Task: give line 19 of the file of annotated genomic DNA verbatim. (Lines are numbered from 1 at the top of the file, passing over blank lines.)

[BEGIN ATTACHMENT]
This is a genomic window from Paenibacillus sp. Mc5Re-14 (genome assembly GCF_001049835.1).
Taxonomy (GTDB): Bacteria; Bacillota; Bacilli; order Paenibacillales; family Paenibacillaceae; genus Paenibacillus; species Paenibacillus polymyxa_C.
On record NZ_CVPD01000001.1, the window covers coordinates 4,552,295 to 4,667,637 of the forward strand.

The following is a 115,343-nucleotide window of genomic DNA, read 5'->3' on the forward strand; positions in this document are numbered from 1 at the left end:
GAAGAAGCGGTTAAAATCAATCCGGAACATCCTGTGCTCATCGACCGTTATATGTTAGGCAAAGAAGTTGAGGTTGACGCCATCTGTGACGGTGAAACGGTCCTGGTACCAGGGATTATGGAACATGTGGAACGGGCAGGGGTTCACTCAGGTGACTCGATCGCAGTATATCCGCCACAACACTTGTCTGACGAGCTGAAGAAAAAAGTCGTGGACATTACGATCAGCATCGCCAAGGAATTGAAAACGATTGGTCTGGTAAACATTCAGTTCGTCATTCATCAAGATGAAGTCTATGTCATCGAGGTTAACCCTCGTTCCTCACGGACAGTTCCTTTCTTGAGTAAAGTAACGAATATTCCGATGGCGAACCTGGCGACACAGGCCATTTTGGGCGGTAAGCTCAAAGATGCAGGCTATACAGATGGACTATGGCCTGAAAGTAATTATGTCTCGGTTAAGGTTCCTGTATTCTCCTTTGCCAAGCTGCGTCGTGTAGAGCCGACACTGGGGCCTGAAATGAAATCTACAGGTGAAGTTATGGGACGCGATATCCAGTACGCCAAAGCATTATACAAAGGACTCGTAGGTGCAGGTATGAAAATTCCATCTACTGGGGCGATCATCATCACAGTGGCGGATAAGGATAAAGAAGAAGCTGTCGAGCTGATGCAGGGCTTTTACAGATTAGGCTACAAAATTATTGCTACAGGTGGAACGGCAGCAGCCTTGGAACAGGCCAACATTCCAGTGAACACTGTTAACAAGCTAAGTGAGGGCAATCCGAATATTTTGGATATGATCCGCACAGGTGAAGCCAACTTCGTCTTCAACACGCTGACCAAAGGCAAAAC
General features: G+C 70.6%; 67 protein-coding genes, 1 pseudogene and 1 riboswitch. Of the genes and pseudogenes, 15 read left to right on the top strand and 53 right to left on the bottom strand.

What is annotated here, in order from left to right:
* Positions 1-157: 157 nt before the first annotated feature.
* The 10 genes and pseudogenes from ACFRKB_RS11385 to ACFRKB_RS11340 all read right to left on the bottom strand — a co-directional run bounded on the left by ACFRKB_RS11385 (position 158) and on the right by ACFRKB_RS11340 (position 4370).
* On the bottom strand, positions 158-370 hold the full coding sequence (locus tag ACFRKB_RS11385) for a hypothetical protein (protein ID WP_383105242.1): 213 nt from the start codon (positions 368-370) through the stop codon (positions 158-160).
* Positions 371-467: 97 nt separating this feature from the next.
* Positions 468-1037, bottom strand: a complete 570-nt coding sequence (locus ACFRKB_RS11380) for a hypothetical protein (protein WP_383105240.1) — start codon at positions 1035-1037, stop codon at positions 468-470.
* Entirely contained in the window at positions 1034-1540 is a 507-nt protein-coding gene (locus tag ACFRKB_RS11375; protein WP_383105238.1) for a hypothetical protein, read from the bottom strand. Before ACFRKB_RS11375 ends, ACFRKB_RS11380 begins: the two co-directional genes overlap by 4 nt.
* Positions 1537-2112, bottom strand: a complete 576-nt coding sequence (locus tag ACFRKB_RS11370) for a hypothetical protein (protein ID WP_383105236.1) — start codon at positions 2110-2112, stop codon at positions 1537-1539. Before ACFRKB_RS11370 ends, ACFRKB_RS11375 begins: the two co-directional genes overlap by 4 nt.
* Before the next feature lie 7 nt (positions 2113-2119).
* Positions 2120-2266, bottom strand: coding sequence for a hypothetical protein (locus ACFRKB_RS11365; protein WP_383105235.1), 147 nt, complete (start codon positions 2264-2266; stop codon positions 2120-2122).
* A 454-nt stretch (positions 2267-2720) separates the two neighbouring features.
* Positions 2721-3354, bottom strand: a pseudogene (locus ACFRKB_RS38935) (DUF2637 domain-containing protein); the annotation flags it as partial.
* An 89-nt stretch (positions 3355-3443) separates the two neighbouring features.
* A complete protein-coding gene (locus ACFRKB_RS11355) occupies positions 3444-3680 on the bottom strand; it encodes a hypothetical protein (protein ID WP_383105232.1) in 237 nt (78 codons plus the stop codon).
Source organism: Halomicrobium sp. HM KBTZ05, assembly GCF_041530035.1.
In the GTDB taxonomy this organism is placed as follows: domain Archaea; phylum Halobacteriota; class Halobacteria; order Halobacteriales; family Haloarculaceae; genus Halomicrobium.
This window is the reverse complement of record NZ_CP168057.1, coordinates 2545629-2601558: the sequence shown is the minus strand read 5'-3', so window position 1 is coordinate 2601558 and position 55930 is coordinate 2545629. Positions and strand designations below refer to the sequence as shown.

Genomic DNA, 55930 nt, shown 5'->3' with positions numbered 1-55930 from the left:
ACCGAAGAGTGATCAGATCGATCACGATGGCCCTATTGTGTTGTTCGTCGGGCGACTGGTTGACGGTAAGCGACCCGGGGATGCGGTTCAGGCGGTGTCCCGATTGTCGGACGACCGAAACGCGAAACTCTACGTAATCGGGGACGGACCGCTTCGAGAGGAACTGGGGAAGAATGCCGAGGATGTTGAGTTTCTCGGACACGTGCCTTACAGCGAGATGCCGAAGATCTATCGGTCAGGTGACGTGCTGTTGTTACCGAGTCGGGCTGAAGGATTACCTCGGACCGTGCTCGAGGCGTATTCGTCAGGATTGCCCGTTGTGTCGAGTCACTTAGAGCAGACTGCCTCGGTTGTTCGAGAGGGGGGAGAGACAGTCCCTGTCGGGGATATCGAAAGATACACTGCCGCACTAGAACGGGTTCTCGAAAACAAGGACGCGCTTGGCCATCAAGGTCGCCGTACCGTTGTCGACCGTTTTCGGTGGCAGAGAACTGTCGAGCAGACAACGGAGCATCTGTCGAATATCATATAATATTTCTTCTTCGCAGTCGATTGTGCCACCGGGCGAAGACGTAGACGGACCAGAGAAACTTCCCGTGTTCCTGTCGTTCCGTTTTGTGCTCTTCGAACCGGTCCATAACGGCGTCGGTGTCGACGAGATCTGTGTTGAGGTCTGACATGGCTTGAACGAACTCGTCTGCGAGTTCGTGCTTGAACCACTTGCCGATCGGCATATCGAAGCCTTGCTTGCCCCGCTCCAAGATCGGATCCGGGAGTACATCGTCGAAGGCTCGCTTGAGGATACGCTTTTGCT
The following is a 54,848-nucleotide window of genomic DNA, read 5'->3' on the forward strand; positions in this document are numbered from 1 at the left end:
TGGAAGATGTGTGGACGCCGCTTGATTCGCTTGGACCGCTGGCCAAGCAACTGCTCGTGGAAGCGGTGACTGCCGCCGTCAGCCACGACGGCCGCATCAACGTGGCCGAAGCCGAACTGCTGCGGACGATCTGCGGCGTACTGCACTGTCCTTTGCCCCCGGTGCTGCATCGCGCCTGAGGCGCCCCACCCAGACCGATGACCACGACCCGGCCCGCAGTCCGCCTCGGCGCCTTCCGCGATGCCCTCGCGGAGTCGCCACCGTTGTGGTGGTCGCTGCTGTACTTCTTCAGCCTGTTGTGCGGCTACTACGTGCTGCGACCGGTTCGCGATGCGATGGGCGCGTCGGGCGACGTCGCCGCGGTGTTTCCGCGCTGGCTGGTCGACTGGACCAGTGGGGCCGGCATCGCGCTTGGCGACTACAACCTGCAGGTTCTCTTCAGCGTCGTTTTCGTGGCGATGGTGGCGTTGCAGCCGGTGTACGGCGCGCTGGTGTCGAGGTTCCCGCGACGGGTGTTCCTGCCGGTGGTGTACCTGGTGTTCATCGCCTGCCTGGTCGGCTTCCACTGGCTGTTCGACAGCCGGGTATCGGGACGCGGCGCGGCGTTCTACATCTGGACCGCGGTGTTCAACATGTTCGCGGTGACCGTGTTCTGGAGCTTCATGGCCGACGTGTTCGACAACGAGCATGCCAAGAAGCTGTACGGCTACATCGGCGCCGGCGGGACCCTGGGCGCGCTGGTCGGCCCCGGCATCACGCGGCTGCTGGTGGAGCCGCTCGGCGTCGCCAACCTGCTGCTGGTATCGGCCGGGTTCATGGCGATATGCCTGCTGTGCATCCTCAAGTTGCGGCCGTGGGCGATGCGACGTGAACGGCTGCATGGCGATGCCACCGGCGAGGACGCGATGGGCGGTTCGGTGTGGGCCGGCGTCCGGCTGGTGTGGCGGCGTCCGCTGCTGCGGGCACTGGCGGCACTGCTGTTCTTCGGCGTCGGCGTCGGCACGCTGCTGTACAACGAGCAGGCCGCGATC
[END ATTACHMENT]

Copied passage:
* An 89-nt stretch (positions 3355-3443) separates the two neighbouring features.